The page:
Monday, March 28, 2011

Reflections on Fukushima and Three Mile Island

Protest sign at this year's TMI vigil
 Today marks the 32nd anniversary of the Three Mile Island disaster in Middletown, PA. On this date in 1979, a partial nuclear core meltdown occurred in TMI's Unit 2 reactor, resulting in the greatest nuclear plant disaster in U.S. history.

Early this morning, I attended a vigil near the Three Mile Island facility sponsored by No Nukes PA, Three Mile Island Alert, and Academics for a Nuclear Free Future (ANUFF). Vigil attendees mourned the TMI disaster, called for an end to nuclear power, and expressed solidarity with the people of Japan amidst the nuclear crisis in Fukushima. Demonstrators held candles and anti-nuclear signs, while votive candles, flowers, and origami cranes sat on the ground at our feet. At 3:53 a.m. (the approximate time when the crisis began on March 28th, 1979), vigil attendees held a moment of silence. A video of local news coverage is below. (Click here if you're having trouble viewing the video.)

Others around the world are marking the TMI disaster alongside Fukushima crisis as well. South Korean environmental activists also staged a rally today to mark the 32nd anniversary of the TMI disaster. Speaking events comparing TMI and Fukushima are scheduled for tonight as well.

What motivates these anti-nuclear is the belief that societies can learn from past mistakes and prevent future nuclear catastrophes. In other words, a belief in human responsibility lies at the core of these efforts. People would not speak out against the potential dangers of nuclear power unless they believed that society could move away from nuclear power and toward safer, renewable sources of energy. Good decisions by leaders, energy industry professionals, and citizens can prevent future disasters and cultivate a safer world.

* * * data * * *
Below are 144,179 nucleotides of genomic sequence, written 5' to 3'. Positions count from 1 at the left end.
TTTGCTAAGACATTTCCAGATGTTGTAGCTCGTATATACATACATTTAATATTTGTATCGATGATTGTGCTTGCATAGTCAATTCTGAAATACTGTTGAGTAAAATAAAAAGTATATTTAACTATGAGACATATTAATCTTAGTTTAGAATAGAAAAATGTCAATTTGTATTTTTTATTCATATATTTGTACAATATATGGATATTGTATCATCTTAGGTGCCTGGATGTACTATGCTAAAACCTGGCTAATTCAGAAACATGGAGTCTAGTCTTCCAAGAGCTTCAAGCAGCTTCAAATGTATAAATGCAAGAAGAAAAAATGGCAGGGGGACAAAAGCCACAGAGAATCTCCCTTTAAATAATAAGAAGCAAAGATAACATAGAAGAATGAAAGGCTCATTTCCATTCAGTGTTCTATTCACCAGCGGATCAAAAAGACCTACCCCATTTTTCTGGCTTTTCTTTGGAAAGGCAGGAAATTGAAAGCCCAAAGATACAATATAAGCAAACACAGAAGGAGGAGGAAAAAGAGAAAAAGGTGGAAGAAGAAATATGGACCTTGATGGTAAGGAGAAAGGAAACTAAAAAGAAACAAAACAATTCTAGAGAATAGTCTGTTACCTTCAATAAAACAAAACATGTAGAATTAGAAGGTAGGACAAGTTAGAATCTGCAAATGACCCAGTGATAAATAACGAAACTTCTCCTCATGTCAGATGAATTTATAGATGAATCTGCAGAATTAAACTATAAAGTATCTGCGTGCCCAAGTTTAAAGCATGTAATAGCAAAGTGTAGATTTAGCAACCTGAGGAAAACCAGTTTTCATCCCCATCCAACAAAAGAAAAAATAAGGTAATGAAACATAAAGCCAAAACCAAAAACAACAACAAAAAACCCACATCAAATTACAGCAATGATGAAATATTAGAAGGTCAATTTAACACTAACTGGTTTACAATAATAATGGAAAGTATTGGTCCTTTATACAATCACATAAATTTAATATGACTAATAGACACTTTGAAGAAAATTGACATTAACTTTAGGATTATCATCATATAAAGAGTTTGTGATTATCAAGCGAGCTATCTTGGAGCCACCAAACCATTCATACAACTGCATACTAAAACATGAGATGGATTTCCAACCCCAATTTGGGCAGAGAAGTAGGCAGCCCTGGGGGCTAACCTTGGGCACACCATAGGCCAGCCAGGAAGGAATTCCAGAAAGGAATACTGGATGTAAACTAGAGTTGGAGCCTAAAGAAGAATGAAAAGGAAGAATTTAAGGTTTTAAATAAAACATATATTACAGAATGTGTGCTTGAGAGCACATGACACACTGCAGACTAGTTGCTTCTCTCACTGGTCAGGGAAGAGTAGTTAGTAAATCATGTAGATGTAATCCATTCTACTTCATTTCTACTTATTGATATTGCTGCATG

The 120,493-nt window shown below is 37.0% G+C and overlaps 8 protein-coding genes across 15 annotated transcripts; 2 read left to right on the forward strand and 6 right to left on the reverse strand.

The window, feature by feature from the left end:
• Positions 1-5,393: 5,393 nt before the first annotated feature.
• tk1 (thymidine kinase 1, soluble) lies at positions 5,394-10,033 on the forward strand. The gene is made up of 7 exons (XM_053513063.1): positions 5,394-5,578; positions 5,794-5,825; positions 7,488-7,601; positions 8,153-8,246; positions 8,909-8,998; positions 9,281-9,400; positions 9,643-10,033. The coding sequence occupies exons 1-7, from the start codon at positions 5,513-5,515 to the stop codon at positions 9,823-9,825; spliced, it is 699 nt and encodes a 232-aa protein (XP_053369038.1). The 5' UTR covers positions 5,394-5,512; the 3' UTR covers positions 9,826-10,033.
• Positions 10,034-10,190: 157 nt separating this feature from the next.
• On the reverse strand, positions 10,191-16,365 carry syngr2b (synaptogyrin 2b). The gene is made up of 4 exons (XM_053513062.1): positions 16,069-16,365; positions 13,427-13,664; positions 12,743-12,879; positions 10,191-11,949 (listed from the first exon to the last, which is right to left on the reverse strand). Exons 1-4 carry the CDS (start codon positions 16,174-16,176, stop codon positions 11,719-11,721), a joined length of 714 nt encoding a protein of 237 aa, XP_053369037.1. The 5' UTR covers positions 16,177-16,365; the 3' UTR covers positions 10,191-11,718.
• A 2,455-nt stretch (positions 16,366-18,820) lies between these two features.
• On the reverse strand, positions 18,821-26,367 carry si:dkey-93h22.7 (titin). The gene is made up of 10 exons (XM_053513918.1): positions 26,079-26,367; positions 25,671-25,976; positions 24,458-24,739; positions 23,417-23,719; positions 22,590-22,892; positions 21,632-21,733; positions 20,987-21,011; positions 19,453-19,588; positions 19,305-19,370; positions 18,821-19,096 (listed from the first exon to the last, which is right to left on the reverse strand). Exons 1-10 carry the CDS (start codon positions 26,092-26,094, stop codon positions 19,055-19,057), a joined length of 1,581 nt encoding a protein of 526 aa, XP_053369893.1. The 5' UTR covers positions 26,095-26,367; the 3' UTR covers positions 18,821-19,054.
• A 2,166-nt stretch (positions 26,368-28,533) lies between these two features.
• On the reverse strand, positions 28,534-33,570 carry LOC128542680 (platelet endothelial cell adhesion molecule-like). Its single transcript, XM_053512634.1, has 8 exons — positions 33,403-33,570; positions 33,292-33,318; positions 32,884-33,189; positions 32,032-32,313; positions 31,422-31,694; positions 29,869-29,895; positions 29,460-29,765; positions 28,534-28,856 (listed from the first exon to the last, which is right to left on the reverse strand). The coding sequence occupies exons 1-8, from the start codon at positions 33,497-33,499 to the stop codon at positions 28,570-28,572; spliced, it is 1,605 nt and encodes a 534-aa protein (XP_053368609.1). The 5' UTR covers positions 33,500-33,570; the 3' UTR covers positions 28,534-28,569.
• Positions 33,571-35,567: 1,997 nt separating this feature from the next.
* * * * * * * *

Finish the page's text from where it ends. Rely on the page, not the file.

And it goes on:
Thus, it disappoints me when some fundamentalists blame Japan's catastrophes on God's wrath over alleged impious behavior, divine withdrawal of protection, or associate them with demonic influences (as this YouTube video does, assuming it is not a Poe). When we blame problems on supernatural causes, we erase our own responsibility to prevent those problems through concrete measures. The Fukushima crisis will not be solved through superstition, but through the dedication, sacrifice, and ingenuity of everyone working on the crisis. Future nuclear crises will not be prevented through superstition, but through practical human efforts.

On the 32nd anniversary of TMI, as the crisis in Fukushima rages, let's honor those who are working diligently to bring the disaster under control. Let's also honor those who are striving for a safer future beyond nuclear power.


  1. Blaming things on God's wrath is a fearful, ridiculous, childish reaction (wait, that insults the intelligence of children, who would know better than to be so foolish!) Drives me nuts.

    I think it would help if we also worked harder to waste less energy, so that we would require less energy, but sometimes it seems to me that people just don't give a damn. It's disheartening.